We have also observed some vendors changing their mid-term growth strategy in 2017 and 2018. Many vendors are quoting large increases in lives managed on their platforms, without seeing like-for-like increase in their PHM revenue. These vendors have typically taken on much lower-acuity populations at the cost of falling Per Member Per Month (PMPM) revenue. Vendors adopting this model are underpinning long-term growth against their ability to upsell the higher-value care coordination, care management and patient engagement solutions to increase disease prevention and future cost savings within these populations.

Providers’ Tastes are Maturing

Looking at the PHM Market Maturity Model (below), tools that support data aggregation/analytics/risk stratification are estimated to have been the largest revenue generators in 2017. For many healthcare organisations data aggregation and analysis represented the first step into PHM. However, the “action” element of PHM has gained importance as the market matures, driving greater use of care management, care coordination and patient engagement tools.

Future growth for these vendors taking on the lower-acuity populations will ultimately be tied to the maturity model and the potential to upsell their “action” PHM models for preventative health within this population. While Signify Research believes that a certain level of success with this strategy is likely, there will be significant challenges as provider and payers are less willing to “spend big” managing lower-acuity populations where the potential cost-savings are much less.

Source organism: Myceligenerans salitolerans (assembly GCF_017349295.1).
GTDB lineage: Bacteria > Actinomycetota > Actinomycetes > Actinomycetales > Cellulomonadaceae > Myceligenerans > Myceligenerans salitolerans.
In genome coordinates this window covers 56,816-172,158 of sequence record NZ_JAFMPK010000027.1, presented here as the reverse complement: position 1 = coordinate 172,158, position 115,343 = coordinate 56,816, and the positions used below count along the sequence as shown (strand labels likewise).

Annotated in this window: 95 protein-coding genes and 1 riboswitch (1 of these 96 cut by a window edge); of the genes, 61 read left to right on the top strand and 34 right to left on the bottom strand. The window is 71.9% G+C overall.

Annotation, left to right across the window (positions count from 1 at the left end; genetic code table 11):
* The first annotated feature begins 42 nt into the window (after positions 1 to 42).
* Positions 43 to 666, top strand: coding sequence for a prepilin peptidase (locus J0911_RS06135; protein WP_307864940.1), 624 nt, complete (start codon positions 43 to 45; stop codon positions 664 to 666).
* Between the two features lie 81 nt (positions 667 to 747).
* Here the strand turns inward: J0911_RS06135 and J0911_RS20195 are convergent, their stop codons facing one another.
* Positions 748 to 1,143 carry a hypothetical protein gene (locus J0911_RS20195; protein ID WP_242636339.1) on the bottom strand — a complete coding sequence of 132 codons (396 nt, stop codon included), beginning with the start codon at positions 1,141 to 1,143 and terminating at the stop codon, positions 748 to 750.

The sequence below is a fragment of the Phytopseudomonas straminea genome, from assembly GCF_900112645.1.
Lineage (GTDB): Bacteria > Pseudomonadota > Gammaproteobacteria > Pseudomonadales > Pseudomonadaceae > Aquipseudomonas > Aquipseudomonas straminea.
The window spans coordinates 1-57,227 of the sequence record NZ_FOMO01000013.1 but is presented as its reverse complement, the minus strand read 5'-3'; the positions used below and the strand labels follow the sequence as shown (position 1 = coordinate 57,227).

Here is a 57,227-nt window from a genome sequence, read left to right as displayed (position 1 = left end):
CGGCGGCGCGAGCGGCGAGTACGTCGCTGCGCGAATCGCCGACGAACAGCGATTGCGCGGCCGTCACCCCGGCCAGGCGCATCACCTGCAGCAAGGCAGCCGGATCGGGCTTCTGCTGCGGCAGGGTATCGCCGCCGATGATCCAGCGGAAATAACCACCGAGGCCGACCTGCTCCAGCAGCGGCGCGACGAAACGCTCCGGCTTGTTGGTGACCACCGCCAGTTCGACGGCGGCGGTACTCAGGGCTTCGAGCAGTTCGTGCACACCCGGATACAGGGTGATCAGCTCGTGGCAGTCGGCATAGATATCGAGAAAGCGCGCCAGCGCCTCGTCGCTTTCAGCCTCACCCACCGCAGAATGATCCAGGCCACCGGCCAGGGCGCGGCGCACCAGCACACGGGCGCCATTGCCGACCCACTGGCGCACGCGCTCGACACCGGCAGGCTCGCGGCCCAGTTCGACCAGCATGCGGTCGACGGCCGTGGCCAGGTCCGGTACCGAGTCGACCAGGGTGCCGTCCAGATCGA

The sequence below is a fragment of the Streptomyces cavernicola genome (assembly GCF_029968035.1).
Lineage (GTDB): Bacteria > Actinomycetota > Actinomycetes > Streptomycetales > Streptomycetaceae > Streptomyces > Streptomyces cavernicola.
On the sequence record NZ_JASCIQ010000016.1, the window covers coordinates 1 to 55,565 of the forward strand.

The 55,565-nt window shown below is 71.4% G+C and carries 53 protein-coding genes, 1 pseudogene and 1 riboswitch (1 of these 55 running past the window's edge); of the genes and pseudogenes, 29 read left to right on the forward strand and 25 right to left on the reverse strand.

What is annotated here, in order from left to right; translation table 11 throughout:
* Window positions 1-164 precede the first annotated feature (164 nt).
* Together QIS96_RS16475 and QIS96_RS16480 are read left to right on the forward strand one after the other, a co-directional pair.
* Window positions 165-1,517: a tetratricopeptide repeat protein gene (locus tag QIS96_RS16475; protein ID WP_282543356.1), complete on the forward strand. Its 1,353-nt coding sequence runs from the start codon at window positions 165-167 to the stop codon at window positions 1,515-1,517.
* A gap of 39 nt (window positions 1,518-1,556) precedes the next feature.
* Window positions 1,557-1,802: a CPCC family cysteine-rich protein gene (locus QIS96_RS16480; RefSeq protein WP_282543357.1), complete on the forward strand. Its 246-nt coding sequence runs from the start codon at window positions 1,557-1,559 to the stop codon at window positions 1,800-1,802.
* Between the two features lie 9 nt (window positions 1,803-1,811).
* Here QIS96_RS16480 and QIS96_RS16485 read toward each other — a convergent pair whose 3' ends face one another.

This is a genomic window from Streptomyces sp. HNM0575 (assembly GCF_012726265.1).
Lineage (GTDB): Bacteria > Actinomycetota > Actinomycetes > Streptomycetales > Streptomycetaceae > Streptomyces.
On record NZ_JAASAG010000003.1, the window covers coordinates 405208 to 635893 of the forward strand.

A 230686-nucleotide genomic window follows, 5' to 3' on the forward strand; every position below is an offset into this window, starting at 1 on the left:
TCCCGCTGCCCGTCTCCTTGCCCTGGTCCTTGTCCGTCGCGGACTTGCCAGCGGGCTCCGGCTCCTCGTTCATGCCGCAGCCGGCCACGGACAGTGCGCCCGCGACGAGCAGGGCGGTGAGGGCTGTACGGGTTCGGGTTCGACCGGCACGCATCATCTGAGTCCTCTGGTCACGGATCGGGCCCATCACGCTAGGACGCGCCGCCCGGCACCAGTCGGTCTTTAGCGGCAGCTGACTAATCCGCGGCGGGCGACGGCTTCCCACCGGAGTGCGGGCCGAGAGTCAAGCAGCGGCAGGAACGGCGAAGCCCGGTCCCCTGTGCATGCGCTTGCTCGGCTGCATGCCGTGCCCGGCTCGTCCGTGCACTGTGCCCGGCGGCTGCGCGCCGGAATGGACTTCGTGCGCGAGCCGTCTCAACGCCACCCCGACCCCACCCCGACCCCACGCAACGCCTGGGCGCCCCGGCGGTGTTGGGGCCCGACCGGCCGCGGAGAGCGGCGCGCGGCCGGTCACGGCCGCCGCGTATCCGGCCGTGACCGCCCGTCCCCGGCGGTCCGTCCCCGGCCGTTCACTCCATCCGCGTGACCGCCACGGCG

That said, across all acuity levels, the aggregation/analytics/stratification market is forecast to grow at a slower rate compared to that for care coordination, care management and patient engagement solutions as providers’ and payers’ use of PHM matures.

ML diagram 11.07.18

Despite the market maturity model suggesting that future growth is tied to greater use of care management/coordination and patient engagement modules, several specialist vendors that have historically focused on data aggregation (e.g., Health Catalyst and Forward Health Group) were still able to drive significant revenue growth in 2017.


In summary, 2017 turned out to be quite a disruptive year for the PHM market. The days of >20% market growth are behind us now as the market starts to mature and consolidate around a smaller group of vendors.

Many vendors have medium-term business plans based on much higher PMPM rates compared to those seen today. The challenge going forward will be to reverse the decline in revenue per life managed seen in recent years by convincing providers, payers and other platform users that they require a wider set of PHM modules and services.

About the report

This article acts as a summary from some of the findings from the Signify Research 2018 Population Health Management – North America market report published in June 2018. This report is the third edition Signify Research has published, providing quarterly market estimates for 2015, 2016 & 2017, and annual forecasts by vertical, function, service type, platform delivery and country to 2022. This is part of the Signify Research “PHM & Telehealth Market Intelligence Service” and comes with a mid-year update due for publication in September.

About Signify Research

Signify Research is an independent supplier of market intelligence and consultancy to the global healthcare technology industry. Our major coverage areas are Healthcare IT, Medical Imaging and Digital Health. Our clients include technology vendors, healthcare providers and payers, management consultants and investors. Signify Research is headquartered in Cranfield, UK.